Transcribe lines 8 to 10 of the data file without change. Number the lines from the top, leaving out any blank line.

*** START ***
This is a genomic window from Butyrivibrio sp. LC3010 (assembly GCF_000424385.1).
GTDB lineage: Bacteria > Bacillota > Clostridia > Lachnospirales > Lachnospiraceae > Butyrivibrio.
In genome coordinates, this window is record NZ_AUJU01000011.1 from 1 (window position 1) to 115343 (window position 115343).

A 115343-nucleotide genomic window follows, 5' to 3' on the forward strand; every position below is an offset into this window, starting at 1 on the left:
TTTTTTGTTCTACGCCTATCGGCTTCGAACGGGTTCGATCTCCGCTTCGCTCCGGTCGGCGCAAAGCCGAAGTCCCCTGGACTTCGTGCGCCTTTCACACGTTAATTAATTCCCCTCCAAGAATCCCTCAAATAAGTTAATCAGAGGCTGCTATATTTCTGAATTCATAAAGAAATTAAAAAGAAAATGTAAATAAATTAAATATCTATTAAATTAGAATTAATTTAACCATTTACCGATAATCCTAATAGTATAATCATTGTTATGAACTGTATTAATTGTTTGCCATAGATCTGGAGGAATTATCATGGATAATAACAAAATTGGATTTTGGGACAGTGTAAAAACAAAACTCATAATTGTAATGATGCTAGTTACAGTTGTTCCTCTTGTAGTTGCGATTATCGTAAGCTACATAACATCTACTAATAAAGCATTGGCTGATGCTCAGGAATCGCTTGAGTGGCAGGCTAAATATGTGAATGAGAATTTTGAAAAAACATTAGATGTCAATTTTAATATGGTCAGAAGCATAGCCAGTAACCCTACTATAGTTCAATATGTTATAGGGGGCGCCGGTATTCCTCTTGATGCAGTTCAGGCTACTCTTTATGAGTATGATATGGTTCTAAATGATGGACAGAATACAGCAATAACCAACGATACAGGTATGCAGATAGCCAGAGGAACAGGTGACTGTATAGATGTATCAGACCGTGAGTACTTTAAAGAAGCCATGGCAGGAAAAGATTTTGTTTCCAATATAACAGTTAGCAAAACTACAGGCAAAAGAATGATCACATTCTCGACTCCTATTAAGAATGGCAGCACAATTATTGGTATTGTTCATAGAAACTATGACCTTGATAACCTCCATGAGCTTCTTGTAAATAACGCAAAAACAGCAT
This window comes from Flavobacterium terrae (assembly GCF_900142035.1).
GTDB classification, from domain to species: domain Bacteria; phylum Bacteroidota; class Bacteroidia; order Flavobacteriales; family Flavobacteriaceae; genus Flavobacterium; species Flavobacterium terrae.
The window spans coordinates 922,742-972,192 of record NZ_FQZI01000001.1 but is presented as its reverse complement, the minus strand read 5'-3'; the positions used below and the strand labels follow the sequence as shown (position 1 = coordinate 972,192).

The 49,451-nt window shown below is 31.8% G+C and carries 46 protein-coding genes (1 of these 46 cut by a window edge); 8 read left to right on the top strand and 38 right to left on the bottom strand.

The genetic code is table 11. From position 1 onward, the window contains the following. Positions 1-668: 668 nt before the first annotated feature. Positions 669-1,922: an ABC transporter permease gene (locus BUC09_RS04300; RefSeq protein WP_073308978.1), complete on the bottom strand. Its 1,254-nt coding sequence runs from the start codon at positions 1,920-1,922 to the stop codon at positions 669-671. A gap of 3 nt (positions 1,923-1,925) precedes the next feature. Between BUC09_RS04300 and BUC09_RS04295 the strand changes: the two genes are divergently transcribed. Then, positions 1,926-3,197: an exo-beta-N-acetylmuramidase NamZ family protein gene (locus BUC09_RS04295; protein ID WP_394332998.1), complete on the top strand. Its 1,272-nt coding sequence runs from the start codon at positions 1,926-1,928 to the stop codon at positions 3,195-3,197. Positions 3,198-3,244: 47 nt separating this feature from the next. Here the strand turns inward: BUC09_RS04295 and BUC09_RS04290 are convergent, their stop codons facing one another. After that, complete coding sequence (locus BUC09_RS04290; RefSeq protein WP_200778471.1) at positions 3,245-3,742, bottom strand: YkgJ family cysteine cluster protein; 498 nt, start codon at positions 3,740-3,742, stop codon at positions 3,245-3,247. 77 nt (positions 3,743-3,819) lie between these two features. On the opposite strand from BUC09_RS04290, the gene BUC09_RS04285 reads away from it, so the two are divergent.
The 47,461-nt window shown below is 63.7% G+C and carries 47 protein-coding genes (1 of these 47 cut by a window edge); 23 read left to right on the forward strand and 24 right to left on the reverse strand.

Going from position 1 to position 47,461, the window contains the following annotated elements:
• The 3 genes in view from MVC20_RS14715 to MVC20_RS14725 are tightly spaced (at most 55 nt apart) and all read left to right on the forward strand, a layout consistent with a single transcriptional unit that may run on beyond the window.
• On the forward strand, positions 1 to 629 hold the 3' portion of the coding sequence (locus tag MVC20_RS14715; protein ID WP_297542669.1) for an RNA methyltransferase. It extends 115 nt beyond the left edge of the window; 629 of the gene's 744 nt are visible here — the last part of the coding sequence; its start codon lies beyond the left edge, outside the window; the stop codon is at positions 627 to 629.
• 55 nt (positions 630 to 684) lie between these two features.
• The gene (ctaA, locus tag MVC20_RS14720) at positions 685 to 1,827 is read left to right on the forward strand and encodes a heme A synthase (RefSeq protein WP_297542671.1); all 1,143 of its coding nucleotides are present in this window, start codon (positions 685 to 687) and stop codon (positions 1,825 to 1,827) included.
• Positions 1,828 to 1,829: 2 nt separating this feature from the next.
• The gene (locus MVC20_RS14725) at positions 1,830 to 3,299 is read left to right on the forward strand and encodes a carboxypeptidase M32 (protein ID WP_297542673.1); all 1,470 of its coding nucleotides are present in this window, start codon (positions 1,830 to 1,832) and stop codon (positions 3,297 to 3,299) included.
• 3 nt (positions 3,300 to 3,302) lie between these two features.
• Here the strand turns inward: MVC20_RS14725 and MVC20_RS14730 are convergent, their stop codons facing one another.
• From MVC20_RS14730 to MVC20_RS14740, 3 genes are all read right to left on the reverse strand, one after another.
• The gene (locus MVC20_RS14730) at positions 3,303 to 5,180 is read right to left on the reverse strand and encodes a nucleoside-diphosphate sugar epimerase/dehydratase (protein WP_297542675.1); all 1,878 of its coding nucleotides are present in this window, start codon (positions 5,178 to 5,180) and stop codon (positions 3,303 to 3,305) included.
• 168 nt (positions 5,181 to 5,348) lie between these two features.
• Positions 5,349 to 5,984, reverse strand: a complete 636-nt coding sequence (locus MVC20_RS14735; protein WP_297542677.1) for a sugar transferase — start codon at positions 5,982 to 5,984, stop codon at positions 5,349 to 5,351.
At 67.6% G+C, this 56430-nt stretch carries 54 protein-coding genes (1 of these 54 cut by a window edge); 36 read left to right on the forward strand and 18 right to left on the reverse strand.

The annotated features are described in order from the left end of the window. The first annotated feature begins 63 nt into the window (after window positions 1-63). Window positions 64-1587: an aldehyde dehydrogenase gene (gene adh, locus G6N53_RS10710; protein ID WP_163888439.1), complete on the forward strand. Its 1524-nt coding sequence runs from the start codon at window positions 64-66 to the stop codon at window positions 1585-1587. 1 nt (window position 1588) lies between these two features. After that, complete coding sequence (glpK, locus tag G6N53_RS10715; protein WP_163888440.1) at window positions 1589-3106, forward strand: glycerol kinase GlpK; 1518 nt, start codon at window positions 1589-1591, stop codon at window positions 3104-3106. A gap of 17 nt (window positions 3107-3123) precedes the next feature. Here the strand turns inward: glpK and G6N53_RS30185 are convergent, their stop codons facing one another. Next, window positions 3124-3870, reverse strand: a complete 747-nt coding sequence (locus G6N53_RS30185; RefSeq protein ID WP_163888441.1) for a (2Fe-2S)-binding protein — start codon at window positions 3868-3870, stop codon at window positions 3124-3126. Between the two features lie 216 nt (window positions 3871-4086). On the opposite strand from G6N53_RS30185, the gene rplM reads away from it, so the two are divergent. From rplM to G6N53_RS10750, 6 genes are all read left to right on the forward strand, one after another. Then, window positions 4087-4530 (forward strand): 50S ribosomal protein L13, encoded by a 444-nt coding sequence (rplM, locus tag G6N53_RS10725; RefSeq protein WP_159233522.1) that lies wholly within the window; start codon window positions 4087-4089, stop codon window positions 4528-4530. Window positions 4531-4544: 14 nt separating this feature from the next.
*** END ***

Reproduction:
The window spans coordinates 922,742-972,192 of record NZ_FQZI01000001.1 but is presented as its reverse complement, the minus strand read 5'-3'; the positions used below and the strand labels follow the sequence as shown (position 1 = coordinate 972,192).

The 49,451-nt window shown below is 31.8% G+C and carries 46 protein-coding genes (1 of these 46 cut by a window edge); 8 read left to right on the top strand and 38 right to left on the bottom strand.

The genetic code is table 11. From position 1 onward, the window contains the following. Positions 1-668: 668 nt before the first annotated feature. Positions 669-1,922: an ABC transporter permease gene (locus BUC09_RS04300; RefSeq protein WP_073308978.1), complete on the bottom strand. Its 1,254-nt coding sequence runs from the start codon at positions 1,920-1,922 to the stop codon at positions 669-671. A gap of 3 nt (positions 1,923-1,925) precedes the next feature. Between BUC09_RS04300 and BUC09_RS04295 the strand changes: the two genes are divergently transcribed. Then, positions 1,926-3,197: an exo-beta-N-acetylmuramidase NamZ family protein gene (locus BUC09_RS04295; protein ID WP_394332998.1), complete on the top strand. Its 1,272-nt coding sequence runs from the start codon at positions 1,926-1,928 to the stop codon at positions 3,195-3,197. Positions 3,198-3,244: 47 nt separating this feature from the next. Here the strand turns inward: BUC09_RS04295 and BUC09_RS04290 are convergent, their stop codons facing one another. After that, complete coding sequence (locus BUC09_RS04290; RefSeq protein WP_200778471.1) at positions 3,245-3,742, bottom strand: YkgJ family cysteine cluster protein; 498 nt, start codon at positions 3,740-3,742, stop codon at positions 3,245-3,247. 77 nt (positions 3,743-3,819) lie between these two features. On the opposite strand from BUC09_RS04290, the gene BUC09_RS04285 reads away from it, so the two are divergent.